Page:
I am trying to fix my dryer but I have run into a problem I can't find the answer to. I checked all the fuses with my multi meter and everything seems to be working. Before I rewired a slot in my circuit breaker box for 240 volt slot I had to run my dryer on a 120 slot. It worked and it would dry the clothes but take a lot longer to dry. I rewired and installed a 240 volt plug right next to my 120 volt. Now that I have my 240 volt plug no heat goes to the dryer. I checked and each side of the 3 slot outlet has 120 volts. The plug going to my dryer also shows each side of the plug has `120 going to the dryer. I also tried it with another wire and another outlet to see if that was the issue of why the 240 wasn't working. When I plug the dryer back into the 120 volt outlet it works again but will not heat up as much as it should. I am not sure why it is working on the 120 but not the 240.

**Update I have changed it to a 4 wire 4 socket outlet and plug. I am still only getting 120 from hot to neutral but not 240 from hot to hot. Here are some images of my setup.

Dryer Electric Box Circuit Area Second Bar Outlet Cord

***Update I Measured the voltage on the screws near the factory installed as Nate asked. When I did the the two screws next to factory installed it gave me nothing but when I did one screw at a time with the top neutral line coming in I got 120 Volts on each one. Does that mean I am only getting 120 volts to the box? I also noticed this on my meter that it says 120V 2W. I wasn't sure if that meant 120 for each wire or the 2 wires equal 120V enter image description here

  • 4
    When you measure the voltage between the two hots in your 240V outlet, are you getting 240V? I'm betting you're getting 0, which means your two hots are on the same pole -- they should not be.
    – Nate S.
    Commented Nov 13, 2019 at 19:02
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    You say each side has 120v, but is the voltage between the two sides 240v?
    – JPhi1618
    Commented Nov 13, 2019 at 19:02
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    If that's the case, see this question for more details: diy.stackexchange.com/questions/149497/…
    – Nate S.
    Commented Nov 13, 2019 at 19:04
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    Shoot us a photo of your service panel breakers, and also if possible the wiring of the dryer socket. Does this circuit have ground? Commented Nov 13, 2019 at 20:11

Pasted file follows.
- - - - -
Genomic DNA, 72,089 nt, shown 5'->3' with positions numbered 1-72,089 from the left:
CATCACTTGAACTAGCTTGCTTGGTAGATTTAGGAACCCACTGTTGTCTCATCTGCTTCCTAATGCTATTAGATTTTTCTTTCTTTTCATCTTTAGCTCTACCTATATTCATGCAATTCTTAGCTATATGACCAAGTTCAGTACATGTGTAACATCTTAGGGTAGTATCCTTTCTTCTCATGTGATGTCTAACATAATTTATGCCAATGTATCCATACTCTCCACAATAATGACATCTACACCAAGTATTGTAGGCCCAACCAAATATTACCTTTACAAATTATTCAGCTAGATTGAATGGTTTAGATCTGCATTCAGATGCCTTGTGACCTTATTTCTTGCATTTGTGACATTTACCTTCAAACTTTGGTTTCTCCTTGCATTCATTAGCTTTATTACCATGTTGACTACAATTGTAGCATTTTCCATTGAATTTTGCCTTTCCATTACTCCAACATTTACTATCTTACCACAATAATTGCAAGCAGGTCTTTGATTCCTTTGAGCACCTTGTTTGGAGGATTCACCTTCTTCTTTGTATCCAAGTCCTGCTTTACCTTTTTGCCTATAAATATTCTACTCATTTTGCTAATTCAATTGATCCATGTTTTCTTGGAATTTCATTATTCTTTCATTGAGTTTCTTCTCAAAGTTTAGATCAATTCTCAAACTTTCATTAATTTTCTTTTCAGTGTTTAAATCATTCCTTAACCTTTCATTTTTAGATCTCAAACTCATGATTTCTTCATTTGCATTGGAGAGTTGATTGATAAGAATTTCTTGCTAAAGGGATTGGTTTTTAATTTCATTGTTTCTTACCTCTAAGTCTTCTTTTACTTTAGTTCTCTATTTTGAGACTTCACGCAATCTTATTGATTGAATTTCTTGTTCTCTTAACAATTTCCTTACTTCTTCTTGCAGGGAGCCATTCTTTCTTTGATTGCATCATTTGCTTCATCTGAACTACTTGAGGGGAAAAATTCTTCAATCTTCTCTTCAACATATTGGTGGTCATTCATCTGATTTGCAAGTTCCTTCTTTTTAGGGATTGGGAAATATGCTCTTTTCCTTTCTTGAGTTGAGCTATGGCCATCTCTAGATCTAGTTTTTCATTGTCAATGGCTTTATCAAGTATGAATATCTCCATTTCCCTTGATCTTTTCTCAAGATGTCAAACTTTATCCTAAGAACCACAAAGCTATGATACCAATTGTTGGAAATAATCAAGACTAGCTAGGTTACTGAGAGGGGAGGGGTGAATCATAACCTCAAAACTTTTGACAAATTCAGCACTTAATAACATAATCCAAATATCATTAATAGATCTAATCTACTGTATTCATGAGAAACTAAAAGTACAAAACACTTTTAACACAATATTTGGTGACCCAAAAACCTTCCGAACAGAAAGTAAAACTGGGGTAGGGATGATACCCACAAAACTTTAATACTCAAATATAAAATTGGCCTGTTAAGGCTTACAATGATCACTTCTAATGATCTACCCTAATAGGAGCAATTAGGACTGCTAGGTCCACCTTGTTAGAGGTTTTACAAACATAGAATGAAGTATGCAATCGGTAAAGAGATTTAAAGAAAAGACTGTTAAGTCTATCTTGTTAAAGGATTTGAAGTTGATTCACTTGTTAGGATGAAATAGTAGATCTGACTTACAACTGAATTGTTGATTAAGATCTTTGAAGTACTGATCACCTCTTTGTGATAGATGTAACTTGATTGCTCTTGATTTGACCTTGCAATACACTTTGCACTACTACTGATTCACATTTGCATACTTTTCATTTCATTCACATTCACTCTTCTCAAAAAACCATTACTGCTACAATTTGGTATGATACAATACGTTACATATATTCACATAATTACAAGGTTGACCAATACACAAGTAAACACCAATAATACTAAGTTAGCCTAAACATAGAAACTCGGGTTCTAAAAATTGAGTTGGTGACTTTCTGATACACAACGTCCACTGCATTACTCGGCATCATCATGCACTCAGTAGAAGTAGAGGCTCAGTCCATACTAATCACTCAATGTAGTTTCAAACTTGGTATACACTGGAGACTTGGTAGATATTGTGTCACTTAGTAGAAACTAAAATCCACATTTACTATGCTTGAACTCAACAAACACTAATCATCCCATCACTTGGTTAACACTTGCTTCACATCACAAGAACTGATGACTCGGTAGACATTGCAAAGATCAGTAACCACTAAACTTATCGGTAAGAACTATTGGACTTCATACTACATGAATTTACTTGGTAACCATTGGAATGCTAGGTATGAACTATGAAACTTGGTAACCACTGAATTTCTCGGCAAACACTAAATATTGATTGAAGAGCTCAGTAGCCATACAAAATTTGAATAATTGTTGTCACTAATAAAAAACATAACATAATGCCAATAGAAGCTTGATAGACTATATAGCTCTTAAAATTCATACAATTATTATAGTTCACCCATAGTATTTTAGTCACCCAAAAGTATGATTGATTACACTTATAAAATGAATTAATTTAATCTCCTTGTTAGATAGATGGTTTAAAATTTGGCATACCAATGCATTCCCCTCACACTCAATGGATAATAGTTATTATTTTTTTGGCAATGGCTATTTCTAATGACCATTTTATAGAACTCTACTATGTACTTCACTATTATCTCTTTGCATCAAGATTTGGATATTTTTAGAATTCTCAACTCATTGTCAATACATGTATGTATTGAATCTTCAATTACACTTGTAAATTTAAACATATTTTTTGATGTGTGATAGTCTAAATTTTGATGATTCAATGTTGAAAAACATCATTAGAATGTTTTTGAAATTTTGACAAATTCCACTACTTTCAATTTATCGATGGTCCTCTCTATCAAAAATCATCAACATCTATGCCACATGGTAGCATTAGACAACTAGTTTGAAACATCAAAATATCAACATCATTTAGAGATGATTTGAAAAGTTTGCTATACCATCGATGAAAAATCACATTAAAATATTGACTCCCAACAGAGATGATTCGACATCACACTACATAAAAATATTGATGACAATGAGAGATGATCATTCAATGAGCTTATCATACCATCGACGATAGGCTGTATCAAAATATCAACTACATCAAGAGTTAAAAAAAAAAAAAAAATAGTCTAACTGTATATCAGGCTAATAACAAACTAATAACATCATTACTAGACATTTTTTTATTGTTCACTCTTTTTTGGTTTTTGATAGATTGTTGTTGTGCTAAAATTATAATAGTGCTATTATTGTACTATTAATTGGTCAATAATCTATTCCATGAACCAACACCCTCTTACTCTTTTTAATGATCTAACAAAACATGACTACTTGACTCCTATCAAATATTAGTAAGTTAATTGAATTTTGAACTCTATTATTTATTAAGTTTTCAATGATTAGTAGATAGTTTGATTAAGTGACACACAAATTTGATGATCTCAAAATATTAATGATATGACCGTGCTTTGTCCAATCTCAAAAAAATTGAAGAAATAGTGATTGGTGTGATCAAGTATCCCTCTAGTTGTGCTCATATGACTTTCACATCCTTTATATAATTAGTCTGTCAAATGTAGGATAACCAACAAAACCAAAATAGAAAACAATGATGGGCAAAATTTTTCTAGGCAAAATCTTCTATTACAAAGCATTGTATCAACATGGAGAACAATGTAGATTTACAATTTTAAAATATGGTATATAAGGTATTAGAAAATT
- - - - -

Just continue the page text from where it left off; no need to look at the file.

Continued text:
• @bosestron, your update with the pictures is helpful, thanks! You're correctly using a 2-pole breaker, so there must be something else going on here. One possibility is that this entire panel is fed from only a single leg, making it a 120V-only panel. Can you measure the voltage between the incoming feeders (i.e. on the screws near where it says "FACTORY INSTALLED")?
    – Nate S.
    Commented Nov 18, 2019 at 21:34

4 Answers 4


You've got 120V service, not 240V

As you have found out through the "hot to hot = 0" testing, you appear to have 120V service, not 240V service.

That is rather unusual, though not unheard of. But it severely limits the amount of power you can use. Based on a first look at your panel, you would expect to have 100A x 240V = 24,000W. But instead you sort of have 100A x 120V = 12,000W. But it gets a whole lot messier than that.

The meter picture is the key to determining that this is indeed 120V service rather than 240V service connected wrong. In fact, there have been some questions about how to deal with a single hot out due to various reasons, and temporarily connecting both hots on the panel to a single service hot can be a solution (provided it is done in a safe way). But in this case your meter really is a 120V meter. If you look at the information about this line of meters there is a chart listing 120V 2-wire and 240V 3-wire meters - your meter says "120V 2W".

240V Appliances

As you already discovered, you can't run 240V appliances because you simply don't have 240V service! The good news is that most of these appliances are large resistive loads (clothes dryers, water heaters, etc.) so they will work and be safe. But they won't work as effectively on 120V, as you already know. However, I would definitely not count on a 240V air conditioner or heat pump to work correctly on 120V.